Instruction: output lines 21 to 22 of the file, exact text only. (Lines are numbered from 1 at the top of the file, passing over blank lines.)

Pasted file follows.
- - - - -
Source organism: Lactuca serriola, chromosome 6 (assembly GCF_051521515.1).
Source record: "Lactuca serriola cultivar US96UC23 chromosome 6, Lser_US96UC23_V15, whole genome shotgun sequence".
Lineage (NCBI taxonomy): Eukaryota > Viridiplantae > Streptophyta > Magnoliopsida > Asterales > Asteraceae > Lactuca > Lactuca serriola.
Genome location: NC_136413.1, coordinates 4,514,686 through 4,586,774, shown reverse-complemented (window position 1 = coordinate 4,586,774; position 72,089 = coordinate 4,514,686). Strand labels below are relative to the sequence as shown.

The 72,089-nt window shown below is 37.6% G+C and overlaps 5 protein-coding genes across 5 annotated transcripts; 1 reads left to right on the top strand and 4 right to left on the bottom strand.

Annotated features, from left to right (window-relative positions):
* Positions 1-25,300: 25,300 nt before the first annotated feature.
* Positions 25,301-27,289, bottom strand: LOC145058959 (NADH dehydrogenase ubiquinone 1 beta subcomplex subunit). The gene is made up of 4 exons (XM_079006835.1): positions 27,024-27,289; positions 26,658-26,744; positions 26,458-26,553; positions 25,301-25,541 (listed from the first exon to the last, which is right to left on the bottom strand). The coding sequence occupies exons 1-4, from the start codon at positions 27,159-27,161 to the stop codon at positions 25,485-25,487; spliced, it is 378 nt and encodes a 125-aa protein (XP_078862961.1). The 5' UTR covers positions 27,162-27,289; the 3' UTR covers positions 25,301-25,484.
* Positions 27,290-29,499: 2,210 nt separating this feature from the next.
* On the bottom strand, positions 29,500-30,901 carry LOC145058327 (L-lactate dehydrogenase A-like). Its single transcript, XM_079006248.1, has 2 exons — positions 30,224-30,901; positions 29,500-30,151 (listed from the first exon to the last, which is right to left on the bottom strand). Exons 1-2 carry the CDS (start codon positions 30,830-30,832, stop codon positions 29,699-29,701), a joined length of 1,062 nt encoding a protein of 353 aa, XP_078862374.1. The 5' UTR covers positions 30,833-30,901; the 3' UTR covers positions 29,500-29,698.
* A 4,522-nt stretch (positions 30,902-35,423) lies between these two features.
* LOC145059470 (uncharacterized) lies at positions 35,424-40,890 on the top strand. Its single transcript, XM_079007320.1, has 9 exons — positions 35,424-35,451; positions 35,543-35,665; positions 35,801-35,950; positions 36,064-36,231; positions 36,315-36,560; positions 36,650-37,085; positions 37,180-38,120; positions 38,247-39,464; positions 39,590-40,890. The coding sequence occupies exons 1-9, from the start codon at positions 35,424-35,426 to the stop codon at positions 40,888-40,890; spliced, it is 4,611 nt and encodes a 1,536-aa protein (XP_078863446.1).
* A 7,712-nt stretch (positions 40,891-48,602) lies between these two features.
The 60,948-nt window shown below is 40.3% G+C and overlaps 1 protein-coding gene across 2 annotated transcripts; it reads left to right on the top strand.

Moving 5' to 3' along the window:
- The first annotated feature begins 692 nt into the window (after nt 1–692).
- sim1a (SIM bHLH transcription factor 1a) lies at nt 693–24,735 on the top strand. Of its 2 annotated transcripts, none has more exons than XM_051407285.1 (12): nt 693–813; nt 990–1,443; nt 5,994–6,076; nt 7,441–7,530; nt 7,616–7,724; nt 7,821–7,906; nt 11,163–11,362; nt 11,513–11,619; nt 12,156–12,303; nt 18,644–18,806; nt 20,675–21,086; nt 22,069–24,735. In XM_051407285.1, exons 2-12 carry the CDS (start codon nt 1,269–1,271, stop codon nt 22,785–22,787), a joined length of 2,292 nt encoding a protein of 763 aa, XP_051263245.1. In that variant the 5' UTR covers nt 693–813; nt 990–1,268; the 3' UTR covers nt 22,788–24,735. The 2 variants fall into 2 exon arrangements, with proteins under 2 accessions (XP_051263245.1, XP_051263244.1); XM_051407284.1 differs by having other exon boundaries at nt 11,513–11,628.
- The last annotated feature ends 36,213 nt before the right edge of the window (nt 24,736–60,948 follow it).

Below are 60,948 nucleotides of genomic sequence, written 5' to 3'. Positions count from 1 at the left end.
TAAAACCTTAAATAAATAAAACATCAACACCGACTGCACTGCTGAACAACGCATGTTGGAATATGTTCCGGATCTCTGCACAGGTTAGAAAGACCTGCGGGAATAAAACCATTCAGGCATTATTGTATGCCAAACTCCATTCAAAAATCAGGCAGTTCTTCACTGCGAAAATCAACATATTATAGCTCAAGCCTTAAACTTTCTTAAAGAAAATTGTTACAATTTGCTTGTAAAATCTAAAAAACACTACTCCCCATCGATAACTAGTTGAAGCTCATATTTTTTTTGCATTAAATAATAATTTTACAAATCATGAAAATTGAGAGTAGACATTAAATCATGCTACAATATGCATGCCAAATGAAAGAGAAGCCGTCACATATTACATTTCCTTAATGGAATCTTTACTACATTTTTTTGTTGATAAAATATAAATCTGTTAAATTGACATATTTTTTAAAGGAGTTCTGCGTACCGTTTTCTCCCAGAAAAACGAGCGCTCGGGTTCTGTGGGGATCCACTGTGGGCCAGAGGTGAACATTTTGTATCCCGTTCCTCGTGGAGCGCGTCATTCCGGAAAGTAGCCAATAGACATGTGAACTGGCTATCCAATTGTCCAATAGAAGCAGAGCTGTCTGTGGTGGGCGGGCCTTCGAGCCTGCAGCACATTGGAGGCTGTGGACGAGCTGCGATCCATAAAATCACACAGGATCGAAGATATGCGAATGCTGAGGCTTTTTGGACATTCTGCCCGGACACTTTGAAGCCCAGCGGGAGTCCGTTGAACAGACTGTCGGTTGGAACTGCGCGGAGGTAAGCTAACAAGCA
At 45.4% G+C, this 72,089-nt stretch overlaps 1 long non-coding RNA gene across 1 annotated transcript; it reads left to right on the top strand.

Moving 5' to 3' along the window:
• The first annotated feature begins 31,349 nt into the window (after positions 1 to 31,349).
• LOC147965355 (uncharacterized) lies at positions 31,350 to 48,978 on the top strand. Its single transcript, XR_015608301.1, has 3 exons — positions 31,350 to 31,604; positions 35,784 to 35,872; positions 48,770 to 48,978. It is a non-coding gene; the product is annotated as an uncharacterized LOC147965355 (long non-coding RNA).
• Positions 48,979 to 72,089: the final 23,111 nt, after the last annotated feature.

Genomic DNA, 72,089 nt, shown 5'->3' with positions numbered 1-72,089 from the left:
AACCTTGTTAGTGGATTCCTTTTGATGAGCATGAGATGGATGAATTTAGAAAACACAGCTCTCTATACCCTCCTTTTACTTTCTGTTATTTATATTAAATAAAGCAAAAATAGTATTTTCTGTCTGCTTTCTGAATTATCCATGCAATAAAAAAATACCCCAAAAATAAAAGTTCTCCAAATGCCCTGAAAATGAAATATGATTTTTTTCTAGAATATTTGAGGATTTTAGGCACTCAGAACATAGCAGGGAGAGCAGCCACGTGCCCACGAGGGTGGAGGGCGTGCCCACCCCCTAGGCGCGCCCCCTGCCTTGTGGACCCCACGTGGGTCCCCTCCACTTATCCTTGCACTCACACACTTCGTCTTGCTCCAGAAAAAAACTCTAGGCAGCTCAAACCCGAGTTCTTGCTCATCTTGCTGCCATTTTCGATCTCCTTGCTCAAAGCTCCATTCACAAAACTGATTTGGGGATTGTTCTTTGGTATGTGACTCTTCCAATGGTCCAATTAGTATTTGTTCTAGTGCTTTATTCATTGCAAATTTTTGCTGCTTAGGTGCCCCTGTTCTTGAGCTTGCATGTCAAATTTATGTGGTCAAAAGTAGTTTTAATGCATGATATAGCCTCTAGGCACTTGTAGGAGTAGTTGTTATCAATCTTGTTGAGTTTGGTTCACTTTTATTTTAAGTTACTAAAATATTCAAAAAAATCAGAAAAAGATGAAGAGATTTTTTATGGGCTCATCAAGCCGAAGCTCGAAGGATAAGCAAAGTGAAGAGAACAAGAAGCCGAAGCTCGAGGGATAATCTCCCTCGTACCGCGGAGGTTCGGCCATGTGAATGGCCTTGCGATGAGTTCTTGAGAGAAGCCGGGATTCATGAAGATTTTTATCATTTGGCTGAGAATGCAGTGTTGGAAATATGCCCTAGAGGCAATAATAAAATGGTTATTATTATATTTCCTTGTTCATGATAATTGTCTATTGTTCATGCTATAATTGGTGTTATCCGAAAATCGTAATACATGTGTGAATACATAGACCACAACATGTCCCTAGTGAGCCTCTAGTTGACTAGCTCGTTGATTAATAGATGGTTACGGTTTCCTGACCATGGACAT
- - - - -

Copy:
At 45.4% G+C, this 72,089-nt stretch overlaps 1 long non-coding RNA gene across 1 annotated transcript; it reads left to right on the top strand.

Moving 5' to 3' along the window: